I did something terrible this weekend. One moment of madness; a rush of blood to the head. Something which lasted for a moment, but which I will regret for the rest of my life.
I joined a gym.
Yeah. I know.
Those of you who know me will be familiar with the fact that I avoid exercise like the plague. Instead, I prefer to fool myself: if I break into anything more than a walk as I ascend the stairs I convince myself that I’ve done the equivalent of an hour’s intensive workout, and that I’ve just burned 300 calories, or something. However, for five minutes on a humid Saturday afternoon, I felt myself drawn towards it, for one reason. When I’m playing football with my boys in a few years’ time, I don’t want to be one of those dads who lies spasming on the turf like a fish out of water after five minutes of activity. I don’t want to be one of those dads whose belly is so big when they stand at the loo to pee they’re not sure in which direction the stream is aimed. And so, rush, blood, you get the picture.
Following a pizza (which I figured would give me plenty of energy and probably a heart attack), I arrived at the gym on Monday evening clutching a moss green towel, a bottle of Evian and my Blackberry. After having a rather startled photo taken for membership purposes (either that or the receptionist fancied me), I was introduced to a short, buff chap named Mike, whose shaven head was the proud waxy peak of a body clad in a skin-tight shirt and clinging shorts. He thought I hadn’t clocked him looking me up and down, taking in my pale thighs wincing at the daylight, my short shorts, and my baggy Wigan Athletic football shirt with the number ’21′ emblazoned proudly on the back. But I had. I might be weak in body, but not in mind. Not until I’m old, that is, and can’t remember my own name or in which direction I’m facing.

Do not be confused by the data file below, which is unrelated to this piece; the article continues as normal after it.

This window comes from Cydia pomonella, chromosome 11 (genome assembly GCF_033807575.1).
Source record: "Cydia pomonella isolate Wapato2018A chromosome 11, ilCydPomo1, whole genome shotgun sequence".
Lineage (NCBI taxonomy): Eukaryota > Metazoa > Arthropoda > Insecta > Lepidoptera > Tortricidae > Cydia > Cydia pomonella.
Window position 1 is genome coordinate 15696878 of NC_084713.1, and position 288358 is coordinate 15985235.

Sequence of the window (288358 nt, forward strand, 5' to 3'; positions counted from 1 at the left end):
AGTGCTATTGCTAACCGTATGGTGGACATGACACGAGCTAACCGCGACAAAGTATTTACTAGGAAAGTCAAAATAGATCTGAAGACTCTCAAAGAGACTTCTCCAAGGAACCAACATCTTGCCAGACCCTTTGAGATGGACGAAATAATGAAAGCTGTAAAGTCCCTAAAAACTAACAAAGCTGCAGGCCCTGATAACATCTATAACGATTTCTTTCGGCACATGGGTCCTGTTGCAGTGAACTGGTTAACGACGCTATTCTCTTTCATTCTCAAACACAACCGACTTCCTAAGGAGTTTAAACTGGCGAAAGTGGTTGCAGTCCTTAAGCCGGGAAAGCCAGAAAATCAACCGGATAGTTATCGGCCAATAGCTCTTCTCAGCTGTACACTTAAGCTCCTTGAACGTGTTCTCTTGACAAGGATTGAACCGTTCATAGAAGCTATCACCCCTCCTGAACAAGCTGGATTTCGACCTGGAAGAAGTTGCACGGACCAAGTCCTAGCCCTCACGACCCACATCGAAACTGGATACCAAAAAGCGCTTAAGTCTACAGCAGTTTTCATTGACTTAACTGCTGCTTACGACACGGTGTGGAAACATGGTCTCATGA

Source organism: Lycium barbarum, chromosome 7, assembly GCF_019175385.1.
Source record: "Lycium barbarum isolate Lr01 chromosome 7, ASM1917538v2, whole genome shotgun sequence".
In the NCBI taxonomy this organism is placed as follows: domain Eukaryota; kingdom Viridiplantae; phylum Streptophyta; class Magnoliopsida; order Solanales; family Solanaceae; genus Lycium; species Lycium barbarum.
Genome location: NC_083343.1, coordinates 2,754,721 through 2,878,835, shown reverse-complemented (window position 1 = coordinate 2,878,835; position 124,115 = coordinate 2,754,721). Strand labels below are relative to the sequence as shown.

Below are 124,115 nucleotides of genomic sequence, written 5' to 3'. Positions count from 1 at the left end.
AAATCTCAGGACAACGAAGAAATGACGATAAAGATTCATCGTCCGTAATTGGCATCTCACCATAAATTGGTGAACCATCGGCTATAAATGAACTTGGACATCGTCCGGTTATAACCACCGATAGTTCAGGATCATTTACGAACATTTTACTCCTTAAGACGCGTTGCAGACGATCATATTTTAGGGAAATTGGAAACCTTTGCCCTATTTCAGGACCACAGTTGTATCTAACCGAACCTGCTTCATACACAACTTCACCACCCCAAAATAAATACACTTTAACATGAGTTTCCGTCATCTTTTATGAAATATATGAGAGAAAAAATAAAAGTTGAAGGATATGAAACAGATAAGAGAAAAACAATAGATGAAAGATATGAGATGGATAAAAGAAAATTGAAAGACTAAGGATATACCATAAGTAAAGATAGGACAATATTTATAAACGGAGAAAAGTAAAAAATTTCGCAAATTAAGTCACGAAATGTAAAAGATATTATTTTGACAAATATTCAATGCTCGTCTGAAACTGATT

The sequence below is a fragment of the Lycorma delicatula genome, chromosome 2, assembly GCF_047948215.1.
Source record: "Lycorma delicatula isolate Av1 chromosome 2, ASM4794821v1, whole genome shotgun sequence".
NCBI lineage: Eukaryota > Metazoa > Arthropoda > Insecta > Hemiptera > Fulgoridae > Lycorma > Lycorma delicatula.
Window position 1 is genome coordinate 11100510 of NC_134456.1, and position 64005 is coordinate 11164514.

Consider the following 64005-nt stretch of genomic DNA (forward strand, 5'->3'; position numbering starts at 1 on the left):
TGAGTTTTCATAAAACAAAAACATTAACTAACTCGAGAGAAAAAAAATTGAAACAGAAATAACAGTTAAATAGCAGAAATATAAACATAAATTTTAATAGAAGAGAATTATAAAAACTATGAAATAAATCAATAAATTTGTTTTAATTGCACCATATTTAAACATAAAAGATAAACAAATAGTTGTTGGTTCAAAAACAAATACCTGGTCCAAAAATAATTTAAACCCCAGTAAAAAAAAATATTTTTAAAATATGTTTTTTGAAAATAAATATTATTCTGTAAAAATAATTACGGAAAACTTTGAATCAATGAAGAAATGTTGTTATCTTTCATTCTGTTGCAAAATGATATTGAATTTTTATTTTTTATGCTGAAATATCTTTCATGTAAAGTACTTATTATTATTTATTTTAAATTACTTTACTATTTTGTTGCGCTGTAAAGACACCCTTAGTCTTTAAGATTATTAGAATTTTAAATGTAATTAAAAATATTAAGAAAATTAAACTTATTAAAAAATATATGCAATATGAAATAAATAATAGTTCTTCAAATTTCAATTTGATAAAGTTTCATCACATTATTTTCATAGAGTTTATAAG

I say weak in body; it transpired during the initial assessment that my skeletal muscle stands at 39%, a full 2% higher than an average male of my age, height and weight. I literally have no idea where this muscle lies; it’s certainly not my upper body, that’s for sure. Whenever Jess nuzzles into my shoulder as we watch a film, she’s met with a cheekful of shoulder bone and little more. This mythical 39% could possibly be packed into my buttocks, which have been described as ‘pert and chiselled’ – by me, that is. We decided on a regime of cardio work and weights, carrying each out on alternate nights. Tonight would be simply a taster of all the equipment I would be using. “Easy…” I thought, as we stepped onto the gym floor, where the air was opaque with sweat, testosterone and terrible, terrible music.
Five minutes later, as I’m rowing like a Viking and staring at digital numbers that make no sense, I realise: I’ve made a big mistake.
Already Mike is telling me that he’s going to “push me”, as he boasts of doing an hour on the bike followed by a 10k run. I nod as I pull back on the chain, cursing him and myself in words that get no further than pursed lips. A few minutes later, and I’m on the cross-trainer.
“Just pretend you’re running.” urges Mike, and he’s beginning to get exasperated. Rightly so: for some unknown reason I cannot get the hang of this stupid machine. Instead of merely running, I find myself doing some kind of strange motion akin to trying to maintain balance on an icy puddle, my feet whipping back and forth like a couple of pendulums on ecstasy.
Mike gives up. “Bike next.” he states, curtly, and I dab my glistening forehead whilst hauling myself onto the saddle and beginning to pedal. This is more like it, I think, and begin to relax as my feet circle away.